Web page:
|Problems? Is your data what you think it is?|
I tried that four different times. (Well, technically it was C++ two of those times.) It... didn't take. These languages are so feature-impoverished, you absolutely cannot believe it. You do not want to program in C or C++. It's not fun.
For one thing, they don't have anything that *resembles* a high-level data type. Seriously, just the plain old string data type, which *every* high-level language has, is a half-baked not-really-first-class type in C, and if you ever forget it you end up with bugs, which are hard to track down and fix, most of which can cause crashes, and some of which have security implications. Arrays have to be dimensioned when created and cannot grow to accommodate new entries. Forget about lists or hashes, much less real objects. This would be forgivable in assembly language, which is intended to be closely tied to one hardware platform and so only has the data types that hardware supports natively. That makes sense. But this reasoning does not apply to C and C++, so I'm not sure what possible excuse could be offered on their behalf. Even Fortran (in recent incarnations) has better data types than C. I mean, at least it's got native bignums.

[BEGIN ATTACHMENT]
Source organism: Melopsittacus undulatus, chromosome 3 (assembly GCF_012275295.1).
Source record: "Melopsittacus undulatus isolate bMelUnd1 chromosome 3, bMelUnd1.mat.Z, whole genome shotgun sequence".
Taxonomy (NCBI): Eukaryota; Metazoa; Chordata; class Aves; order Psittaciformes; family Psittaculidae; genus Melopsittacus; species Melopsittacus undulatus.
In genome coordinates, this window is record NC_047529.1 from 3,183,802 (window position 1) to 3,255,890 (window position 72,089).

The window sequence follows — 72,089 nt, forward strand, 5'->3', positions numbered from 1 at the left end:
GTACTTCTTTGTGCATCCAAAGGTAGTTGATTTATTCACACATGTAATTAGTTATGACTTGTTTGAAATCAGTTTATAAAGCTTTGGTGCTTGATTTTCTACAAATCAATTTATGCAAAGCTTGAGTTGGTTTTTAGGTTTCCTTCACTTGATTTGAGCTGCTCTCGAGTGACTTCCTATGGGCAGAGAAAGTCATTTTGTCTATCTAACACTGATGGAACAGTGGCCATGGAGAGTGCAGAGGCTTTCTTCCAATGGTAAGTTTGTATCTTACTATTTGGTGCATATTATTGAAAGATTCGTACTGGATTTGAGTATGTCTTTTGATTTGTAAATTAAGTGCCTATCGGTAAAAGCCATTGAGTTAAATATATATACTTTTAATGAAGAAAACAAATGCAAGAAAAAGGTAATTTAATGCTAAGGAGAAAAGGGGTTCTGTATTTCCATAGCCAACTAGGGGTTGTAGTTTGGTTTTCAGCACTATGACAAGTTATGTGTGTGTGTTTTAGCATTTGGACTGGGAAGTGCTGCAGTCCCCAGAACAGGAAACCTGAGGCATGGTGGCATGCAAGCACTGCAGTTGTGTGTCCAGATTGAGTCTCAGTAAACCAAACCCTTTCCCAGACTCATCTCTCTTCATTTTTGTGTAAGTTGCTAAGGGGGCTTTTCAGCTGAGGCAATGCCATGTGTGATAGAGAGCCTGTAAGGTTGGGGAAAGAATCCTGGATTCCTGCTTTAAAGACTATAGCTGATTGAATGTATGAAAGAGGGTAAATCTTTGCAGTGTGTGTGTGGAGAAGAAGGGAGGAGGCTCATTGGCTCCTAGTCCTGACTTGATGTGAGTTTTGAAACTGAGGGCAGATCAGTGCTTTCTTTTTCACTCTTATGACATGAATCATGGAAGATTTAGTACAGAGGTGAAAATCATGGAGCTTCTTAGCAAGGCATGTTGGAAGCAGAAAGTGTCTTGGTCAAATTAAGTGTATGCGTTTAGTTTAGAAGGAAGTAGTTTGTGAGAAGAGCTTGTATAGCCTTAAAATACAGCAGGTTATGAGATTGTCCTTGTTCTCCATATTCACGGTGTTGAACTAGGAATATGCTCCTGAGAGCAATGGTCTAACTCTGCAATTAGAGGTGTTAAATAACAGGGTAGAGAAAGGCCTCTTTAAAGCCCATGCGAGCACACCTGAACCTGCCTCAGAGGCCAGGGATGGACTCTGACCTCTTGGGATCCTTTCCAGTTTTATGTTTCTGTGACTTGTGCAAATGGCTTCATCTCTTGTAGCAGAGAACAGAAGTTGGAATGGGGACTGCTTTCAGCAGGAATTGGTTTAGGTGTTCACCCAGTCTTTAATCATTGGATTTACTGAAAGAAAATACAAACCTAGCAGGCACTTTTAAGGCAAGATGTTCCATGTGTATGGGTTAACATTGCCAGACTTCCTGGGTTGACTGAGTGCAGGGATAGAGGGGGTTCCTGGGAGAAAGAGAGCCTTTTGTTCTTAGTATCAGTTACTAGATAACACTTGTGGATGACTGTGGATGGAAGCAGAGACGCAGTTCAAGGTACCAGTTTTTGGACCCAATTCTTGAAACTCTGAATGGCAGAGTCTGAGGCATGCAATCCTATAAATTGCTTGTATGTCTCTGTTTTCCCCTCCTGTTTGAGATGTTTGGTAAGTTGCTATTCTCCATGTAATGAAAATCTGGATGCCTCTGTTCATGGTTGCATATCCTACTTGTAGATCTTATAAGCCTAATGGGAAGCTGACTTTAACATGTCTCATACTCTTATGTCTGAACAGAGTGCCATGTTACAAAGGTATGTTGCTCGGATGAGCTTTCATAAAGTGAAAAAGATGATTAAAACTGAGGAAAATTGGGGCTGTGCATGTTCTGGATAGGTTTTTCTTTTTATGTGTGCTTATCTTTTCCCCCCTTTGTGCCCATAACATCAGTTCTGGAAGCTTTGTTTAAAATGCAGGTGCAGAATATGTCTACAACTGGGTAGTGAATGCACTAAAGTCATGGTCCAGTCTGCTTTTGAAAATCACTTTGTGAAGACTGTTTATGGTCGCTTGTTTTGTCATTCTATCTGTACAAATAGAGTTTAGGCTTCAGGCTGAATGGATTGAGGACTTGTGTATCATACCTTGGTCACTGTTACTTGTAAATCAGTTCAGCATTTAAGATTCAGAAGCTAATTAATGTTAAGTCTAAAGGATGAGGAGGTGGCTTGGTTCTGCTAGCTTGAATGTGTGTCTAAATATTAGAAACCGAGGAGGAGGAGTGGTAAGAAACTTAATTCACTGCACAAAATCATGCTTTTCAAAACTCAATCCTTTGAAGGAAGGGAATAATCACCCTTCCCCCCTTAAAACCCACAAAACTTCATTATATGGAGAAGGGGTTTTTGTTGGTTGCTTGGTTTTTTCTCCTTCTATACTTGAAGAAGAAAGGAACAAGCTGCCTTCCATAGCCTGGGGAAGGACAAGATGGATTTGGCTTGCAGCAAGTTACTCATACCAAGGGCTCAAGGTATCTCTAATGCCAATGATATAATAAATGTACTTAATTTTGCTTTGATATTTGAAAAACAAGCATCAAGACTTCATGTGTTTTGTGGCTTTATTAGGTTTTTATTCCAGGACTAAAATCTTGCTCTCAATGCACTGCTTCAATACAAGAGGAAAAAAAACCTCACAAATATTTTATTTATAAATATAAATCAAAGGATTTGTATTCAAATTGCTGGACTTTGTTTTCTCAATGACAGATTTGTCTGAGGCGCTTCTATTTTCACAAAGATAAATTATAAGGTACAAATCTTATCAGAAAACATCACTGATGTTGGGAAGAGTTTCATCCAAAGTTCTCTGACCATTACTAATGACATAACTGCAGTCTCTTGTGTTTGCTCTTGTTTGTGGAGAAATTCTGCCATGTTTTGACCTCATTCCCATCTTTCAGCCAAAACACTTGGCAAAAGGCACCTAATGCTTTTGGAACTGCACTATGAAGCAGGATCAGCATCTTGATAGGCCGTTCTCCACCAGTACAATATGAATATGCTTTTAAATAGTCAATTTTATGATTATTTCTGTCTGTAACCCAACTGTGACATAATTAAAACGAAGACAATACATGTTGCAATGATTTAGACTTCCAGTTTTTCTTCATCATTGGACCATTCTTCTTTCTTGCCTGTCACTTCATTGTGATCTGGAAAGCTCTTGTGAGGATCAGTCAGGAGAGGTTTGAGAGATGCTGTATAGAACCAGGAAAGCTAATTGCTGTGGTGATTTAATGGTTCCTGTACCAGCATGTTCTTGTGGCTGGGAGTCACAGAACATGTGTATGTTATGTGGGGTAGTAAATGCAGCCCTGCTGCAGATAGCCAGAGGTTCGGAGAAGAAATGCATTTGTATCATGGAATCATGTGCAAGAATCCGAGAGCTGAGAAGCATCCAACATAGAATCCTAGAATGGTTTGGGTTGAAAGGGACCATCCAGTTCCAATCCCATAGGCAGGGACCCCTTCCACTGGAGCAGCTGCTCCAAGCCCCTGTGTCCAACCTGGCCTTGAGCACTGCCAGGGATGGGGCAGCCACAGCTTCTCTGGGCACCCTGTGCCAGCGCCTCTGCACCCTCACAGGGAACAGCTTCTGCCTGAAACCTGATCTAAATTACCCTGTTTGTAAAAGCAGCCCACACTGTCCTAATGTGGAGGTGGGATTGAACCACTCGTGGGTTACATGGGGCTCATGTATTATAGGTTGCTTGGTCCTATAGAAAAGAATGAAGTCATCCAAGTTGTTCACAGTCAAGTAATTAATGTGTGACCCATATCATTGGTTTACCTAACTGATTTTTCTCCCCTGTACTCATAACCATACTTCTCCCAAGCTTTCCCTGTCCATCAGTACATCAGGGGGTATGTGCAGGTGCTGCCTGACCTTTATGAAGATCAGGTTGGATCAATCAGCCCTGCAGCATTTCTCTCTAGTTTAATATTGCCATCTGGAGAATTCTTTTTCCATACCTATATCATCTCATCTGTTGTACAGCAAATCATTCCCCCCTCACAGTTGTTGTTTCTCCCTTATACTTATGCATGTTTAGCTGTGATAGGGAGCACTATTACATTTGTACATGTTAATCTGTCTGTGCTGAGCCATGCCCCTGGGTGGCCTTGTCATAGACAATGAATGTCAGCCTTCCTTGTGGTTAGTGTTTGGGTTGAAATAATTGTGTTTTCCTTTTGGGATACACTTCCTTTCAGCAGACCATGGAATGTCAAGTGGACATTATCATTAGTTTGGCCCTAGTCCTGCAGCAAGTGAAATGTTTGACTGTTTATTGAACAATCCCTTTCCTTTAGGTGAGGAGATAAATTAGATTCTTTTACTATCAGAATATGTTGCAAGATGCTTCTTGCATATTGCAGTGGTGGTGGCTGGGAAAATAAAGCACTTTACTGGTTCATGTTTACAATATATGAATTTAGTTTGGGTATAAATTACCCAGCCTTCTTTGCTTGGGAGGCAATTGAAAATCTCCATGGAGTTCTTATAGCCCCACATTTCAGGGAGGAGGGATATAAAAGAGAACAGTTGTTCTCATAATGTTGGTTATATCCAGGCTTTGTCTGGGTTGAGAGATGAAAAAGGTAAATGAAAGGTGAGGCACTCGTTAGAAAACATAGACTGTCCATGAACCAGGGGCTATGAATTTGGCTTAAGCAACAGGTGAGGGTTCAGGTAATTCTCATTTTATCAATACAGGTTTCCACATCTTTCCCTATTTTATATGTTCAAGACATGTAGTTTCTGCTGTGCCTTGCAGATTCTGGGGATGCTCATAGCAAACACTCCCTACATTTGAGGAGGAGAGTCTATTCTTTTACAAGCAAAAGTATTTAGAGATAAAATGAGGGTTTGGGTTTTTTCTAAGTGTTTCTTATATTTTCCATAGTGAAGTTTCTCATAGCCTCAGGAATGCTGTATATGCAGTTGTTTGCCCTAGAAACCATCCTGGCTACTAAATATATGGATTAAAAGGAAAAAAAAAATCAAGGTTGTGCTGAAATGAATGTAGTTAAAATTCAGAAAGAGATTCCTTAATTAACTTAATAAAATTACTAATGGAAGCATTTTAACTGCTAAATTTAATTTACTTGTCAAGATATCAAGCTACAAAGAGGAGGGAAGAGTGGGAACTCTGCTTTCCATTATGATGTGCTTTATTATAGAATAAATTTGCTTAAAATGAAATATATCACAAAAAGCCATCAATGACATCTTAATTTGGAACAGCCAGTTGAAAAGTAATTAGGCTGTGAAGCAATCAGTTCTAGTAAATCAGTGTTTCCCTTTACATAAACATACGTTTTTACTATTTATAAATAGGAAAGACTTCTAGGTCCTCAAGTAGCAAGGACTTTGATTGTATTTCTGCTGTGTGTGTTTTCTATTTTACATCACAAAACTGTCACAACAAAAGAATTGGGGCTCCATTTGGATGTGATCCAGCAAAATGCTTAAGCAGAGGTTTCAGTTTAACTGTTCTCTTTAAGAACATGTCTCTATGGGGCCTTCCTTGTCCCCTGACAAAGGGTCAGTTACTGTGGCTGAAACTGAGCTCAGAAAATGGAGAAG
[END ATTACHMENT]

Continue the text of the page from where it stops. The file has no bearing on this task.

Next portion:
You can't do *squat* in C or C++ without including a library, not even extremely basic things like print text to standard output. Granted, there are standard libraries for these things (kind of like core modules in Perl in principle, although their functionality is less advanced than the builtins in Perl). However, the standard library functions were named by letting Dennis Ritchie's pet hamster play on his keyboard, running the results through an anagram generator, and then using grep and a spellcheck dictionary to exclude anything that looked like a word. (All the really bizarroid function names in Perl, like sprintf, come from C, and in C these are some of the tamest and most sensible names. Examples that Perl had the good sense not to copy include strtoul, mbrtowc, strcspn, and iswcntrl, and I am not making any of those up.)
There's no CPAN equivalent for C or C++.
Also, the available documentation is inferior. This is true both in terms of the documentation that comes with, as well as available online documentation and books. The most popular C book is probably still the K&R2. I have it, and have attempted to read it. I've also tried to read Bjajrjne Straustrupp's book on C++. When somebody writes about Perl and does that poor of a job, we lambast their work without mercy and tell people not to waste money on it, but that's because there are *good* books available for learning Perl.
Pain, pain, and more pain. All the advanced high-level features of assembly language combined with all the simplicity of Intercal.
Do yourself a favor: pick a language to learn that sometimes gets positive reactions from people who have previously used Perl. Ruby, for instance.